Anytime I approached (or bumped into [or feigned the basic ability to socialize with]) any of my friends, we found ourselves in the age-old vortex of okay-yeah-that-sucks-but-let's-find-the-silver-lining-eh?. No one person can hear so much pain without reeling at the sound of it. Myself included. If only for survival's sake, we are not meant to stand so close to things falling apart. It didn't take long for me to feel like nothing but a burden, a mockery of my own attempts at forward movement. As someone who has seen many a friend in many a stage of breakdown, I knew what it was to be asked too much of. And I'd be damned if I would subject anyone else to that.

So I alienated the audience altogether and trusted only in the static of their now busted screens. I quit calling my friends. I quit answering their messages. I quit talking or feeling or doing anything with myself. And that's when the real shit wave came rolling in.

I thought about leaving the state. I thought about quitting my industry. I thought about living under my best friend's bed. I thought about Barcelona and kissing foreign boys on the sand and becoming nothing but dumb particles, abstracted and clustered into an anyone or a no one but not a dumb bag of myself.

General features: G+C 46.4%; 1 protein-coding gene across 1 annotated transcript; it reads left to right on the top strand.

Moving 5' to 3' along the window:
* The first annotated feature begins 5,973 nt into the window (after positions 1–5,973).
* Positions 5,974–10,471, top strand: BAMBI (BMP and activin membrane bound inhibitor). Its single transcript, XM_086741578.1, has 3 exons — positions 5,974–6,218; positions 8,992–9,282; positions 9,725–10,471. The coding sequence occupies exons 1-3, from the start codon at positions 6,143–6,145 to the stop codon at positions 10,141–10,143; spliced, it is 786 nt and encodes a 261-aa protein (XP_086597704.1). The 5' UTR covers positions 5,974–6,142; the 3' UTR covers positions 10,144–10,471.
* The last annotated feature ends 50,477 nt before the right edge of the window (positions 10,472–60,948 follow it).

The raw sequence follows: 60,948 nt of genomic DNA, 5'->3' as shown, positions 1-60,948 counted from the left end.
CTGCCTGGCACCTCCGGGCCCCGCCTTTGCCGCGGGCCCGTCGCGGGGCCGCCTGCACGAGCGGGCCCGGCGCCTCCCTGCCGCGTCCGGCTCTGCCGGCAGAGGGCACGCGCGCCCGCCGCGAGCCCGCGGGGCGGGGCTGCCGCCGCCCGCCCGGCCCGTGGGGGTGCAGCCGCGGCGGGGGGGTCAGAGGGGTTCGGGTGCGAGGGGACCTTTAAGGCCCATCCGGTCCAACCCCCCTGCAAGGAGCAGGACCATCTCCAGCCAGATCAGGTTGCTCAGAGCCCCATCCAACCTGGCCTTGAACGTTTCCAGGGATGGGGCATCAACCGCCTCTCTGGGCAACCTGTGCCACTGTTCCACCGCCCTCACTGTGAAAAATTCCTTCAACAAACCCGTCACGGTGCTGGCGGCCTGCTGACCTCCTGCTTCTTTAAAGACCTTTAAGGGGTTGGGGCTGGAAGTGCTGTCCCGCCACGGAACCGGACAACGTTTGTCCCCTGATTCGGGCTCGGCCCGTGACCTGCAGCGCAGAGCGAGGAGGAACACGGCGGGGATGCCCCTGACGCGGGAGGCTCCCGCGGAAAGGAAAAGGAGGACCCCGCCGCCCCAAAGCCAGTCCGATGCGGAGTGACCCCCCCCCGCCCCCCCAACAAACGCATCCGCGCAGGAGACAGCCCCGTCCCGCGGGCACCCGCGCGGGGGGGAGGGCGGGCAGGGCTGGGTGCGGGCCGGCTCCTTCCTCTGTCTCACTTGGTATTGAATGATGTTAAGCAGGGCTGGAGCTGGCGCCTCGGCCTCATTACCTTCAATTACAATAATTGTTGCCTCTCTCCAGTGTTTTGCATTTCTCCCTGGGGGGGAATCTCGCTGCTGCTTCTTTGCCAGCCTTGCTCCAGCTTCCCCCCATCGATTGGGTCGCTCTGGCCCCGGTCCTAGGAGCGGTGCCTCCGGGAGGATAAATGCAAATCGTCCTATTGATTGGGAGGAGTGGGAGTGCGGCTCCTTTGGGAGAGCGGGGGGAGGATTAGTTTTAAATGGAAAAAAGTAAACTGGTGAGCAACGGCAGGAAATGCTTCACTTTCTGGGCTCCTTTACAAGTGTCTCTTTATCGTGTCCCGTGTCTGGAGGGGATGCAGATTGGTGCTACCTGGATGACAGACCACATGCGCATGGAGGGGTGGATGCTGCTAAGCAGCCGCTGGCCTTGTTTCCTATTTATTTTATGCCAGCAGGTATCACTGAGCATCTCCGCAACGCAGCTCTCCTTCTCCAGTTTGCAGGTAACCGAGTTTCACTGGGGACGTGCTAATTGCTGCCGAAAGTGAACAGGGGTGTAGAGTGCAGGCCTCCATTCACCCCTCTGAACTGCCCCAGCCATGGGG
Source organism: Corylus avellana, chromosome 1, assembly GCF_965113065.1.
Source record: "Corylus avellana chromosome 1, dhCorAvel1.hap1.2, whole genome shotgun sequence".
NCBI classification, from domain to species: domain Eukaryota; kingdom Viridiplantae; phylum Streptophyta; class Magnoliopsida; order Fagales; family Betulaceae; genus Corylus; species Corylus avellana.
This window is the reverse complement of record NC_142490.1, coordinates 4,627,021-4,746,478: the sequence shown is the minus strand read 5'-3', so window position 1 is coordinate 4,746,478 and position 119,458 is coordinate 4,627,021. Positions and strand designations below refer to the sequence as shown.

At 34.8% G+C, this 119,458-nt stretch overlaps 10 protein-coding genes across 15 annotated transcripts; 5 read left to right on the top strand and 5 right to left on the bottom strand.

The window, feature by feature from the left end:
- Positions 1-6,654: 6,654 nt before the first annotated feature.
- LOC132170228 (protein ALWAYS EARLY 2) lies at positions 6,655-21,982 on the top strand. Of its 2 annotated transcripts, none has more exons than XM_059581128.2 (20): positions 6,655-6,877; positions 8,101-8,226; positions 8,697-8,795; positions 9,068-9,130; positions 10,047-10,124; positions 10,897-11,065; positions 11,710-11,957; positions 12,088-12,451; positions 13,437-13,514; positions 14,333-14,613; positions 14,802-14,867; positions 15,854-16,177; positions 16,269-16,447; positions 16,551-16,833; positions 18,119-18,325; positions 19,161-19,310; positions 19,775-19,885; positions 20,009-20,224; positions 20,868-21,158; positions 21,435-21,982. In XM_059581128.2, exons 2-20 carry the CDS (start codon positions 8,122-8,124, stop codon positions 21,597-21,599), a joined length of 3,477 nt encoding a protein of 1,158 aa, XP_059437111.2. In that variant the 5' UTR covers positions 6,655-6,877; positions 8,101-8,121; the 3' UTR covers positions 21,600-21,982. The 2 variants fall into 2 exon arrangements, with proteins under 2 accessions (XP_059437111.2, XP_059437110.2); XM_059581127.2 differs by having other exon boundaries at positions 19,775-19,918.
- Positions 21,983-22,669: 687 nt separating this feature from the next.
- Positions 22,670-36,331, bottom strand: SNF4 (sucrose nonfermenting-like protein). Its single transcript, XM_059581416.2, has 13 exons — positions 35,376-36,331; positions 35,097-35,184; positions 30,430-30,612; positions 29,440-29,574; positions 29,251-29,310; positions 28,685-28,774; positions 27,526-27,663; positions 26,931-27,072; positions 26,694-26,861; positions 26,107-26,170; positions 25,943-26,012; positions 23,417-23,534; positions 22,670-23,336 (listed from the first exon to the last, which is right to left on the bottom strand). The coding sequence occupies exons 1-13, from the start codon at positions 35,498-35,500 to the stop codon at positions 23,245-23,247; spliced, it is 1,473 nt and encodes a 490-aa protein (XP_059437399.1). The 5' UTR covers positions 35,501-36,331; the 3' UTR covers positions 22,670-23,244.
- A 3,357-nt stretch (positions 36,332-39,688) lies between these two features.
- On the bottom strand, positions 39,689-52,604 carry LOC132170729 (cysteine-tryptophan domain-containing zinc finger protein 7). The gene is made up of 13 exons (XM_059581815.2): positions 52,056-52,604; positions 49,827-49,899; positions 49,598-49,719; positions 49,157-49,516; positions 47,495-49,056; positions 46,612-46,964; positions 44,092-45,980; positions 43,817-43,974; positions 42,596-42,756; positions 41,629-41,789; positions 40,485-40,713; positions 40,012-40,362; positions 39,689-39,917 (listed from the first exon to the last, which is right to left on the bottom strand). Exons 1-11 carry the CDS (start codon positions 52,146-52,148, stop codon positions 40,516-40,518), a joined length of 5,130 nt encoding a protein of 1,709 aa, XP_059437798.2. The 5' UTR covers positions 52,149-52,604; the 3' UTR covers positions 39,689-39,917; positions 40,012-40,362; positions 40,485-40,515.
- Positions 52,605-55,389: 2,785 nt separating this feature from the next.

But the thing about staying when all you want to do is leave is, once you see each blow and examine it in the light, behind it you find people. Not the sitcom-viewers who only answer your texts on Friday nights, but real people. Real friends. I hated to ask anything of them. I hated their arms beneath my bags. I hated their seats on planes or my mess on their apartment floors. I hated their hugs and their calls and their methods of sustaining me because it meant that I might otherwise wilt.

Leeway started to feel like purgatory; even as I grew to love each friend more and more for their compassion, I grew to feel even more and more like a burden. A flaming sack of poop on a doorstep.